The resources of British Columbia now expended upon her own development alone, seem likely, under a purely selfish Legislation to impair the importance of Victoria.
12. TheManuscript image
12. The late Secretary of State before my departure from England directed me to use my efforts to bring about an amicable union of the two Colonies. I see that Imperial interests would be promoted by the measure. I know that the present disunion is considered a sort of scandal in the neighbouring States, that the Bishop's arrangements for the division of the diocese are embarrassed by it, that the Hudson's Bay Company, the Bank of British Columbia, the Chamber of Commerce,theManuscript image the Legislature of Vancouver Island, the whole population of Victoria are strongly in favour of union. We see daily evidence that the press of the sister Colony, not without its influence in our Mining districts, will misrepresent every act and notice of the Government and spare no efforts to excite discontent among our Migratory population. A newspaper under Victorian influence is about to be established in Cariboo and one of the leading and the most able of the professional politicians willbeManuscript image be employed as a missionary for the propagation of dissatisfaction with the present state of things in the Mining districts. I know that I shall have to carry on my Government without a chance of a candid notice of my acts in the press read in the neighbouring Colony and our Mining districts. You will therefore see that if I hesitate to recommend the immediate Union of the two Colonies, it is from no motive of personal interest or comfort.
13. The people of vestedinterestsManuscript image interests in British Columbia say that the annexation of Vancouver Island will be virtually a return, in a great measure, to the old state of things. Victoria alone contains considerable capital and professional politicians, the former will, even under a constitution such as this Colony possesses, secure the return of the latter for every seat in the Council that may be offered for the nomination of the people.
Let the seat of Govt for for V.C.I. & B.C. be at New Westminster, whilst the commercial capital will be at Victoria or Esquimalt. This would equalize interests.
[ABd]
Jobs will again spring up. Victorian interests will be alone once more consultedandManuscript image and virtually the Government of the two Colonies will relapse, into the hands of the Merchants of the chief Commercial Port. It is urged that even if the Legislative Constitution of the Island be merged in ours an outcry will very shortly be raised for more liberal institutions to give the direct management of affairs into the hands of those who have taken up political life as a profession.
14. I am of opinion that it would be a mistake in the presentstateManuscript image state of things to alter the Legislative Constitution of this Colony. We have but few men of sufficient wealth and leisure to take over the management of affairs. Besides there is a considerable advantage in our present arrangements. If a House of Assembly be elected, the franchise, I presume will be reserved, for British subjects and persons who have become naturalized in the Colony to the exclusion of Aliens. This would in point of fact, throw the Government of the Colony into the hands of a verysmallManuscript image small class principally settled in the Towns. As things now are the Governor accepts the nominee of the Majority in each district and does not enquire whether the voter is a citizen of the United States or a subject of the Queen of England, the Emperor of the French or any other Potentate. To the American Miner as well as to the Cornish man the members for Cariboo will have, by this fortunate arrangement, to account this summer for the increase in taxation which the Session has decreed. In severalofManuscript image of the country towns the alien population is vastly in the majority. All however seem satisfied with the present condition of things and would, I think regret to see the Administration of the Government transferred to the irresponsible hands who now rule the affairs of Vancouver Island.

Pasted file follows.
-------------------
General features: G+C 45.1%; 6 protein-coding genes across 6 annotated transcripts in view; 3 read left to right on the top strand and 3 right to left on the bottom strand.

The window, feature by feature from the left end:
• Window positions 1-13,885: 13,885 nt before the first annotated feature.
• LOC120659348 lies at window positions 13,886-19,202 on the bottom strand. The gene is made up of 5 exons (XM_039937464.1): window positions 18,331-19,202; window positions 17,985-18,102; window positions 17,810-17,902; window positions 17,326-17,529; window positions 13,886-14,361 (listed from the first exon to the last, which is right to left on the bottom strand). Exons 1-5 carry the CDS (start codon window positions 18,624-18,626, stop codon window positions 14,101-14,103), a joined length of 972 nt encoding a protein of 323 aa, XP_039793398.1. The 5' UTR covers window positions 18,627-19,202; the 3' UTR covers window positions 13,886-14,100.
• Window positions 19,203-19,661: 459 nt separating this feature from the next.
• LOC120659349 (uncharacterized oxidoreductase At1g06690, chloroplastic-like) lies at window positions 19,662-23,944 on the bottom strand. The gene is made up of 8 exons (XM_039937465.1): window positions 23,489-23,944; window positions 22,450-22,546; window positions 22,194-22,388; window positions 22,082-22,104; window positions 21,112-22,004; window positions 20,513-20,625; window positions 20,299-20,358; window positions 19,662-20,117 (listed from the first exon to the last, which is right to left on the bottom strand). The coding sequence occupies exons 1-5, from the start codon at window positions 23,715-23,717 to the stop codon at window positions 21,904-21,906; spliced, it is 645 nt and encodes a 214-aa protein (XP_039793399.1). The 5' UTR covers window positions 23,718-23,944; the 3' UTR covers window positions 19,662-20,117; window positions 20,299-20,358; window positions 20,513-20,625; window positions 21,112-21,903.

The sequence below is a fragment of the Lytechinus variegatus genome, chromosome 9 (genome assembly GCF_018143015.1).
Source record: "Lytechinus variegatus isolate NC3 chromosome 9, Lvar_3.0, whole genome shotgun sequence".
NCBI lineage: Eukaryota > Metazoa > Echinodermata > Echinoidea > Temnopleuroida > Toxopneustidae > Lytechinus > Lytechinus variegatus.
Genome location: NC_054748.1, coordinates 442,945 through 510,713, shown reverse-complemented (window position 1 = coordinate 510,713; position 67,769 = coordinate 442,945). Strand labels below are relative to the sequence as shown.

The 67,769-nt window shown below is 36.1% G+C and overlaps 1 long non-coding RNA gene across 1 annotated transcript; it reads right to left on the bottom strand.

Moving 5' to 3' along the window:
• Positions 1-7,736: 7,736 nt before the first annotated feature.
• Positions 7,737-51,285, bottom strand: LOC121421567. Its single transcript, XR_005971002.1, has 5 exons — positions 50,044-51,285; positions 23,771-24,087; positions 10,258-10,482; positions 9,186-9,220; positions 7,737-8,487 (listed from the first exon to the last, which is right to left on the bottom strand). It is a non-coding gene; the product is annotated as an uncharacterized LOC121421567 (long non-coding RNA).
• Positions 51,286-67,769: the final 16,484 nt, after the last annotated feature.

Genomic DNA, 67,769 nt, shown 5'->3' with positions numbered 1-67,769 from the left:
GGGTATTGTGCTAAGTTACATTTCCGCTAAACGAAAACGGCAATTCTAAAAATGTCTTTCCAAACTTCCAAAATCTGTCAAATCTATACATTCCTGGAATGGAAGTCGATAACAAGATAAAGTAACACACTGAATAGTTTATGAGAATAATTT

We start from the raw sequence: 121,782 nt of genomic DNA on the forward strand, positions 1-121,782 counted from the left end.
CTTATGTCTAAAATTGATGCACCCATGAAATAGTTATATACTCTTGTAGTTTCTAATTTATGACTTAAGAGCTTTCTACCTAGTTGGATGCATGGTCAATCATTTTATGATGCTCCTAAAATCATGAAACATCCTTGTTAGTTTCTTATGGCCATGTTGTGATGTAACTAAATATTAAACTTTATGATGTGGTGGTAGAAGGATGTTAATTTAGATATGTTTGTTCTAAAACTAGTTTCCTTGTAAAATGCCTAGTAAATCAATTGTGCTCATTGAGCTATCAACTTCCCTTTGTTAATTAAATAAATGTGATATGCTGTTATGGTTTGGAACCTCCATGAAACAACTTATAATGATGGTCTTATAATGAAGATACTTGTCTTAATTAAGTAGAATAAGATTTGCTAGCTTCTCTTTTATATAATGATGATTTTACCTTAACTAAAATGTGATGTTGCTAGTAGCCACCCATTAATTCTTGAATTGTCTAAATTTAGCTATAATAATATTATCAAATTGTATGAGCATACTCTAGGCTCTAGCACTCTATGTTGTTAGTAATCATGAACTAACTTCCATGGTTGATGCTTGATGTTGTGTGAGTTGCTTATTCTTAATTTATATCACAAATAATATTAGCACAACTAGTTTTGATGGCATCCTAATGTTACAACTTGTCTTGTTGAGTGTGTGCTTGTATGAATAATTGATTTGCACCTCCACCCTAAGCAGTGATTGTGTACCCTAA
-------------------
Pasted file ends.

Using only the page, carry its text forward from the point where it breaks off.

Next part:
15. I do not go the length of the people of this Colony in their aversion to Union. I cannot without some regret see the despondency of Victoria. I feel the extreme inconvenience tomyselfManuscript image myself of the position of two Governors of equal authority close to each other yet far from home. Yet I cannot but see that British Columbia is now unquestionably progressing and I look in vain for the benefits which would accrue to her by Union with the powerful yet artificially created community on the other side of the Gulf of Georgia.
16. I need hardly say that I will earnestly and faithfully carry out any instructions I mayreceiveManuscript image receive from you in the matter. I do not myself see that, with a strong hand it would be impossible for one man as Governor to do justice to both Colonies and increase the strength of British Interests on the Pacific. But the one Governor, whoever he may be, must be prepared to act upon his own judgment. It will not do for him to throw for decision or even discussion into a Legislative Assembly however constituted matters which must inflict injury ononeManuscript image one party or the other.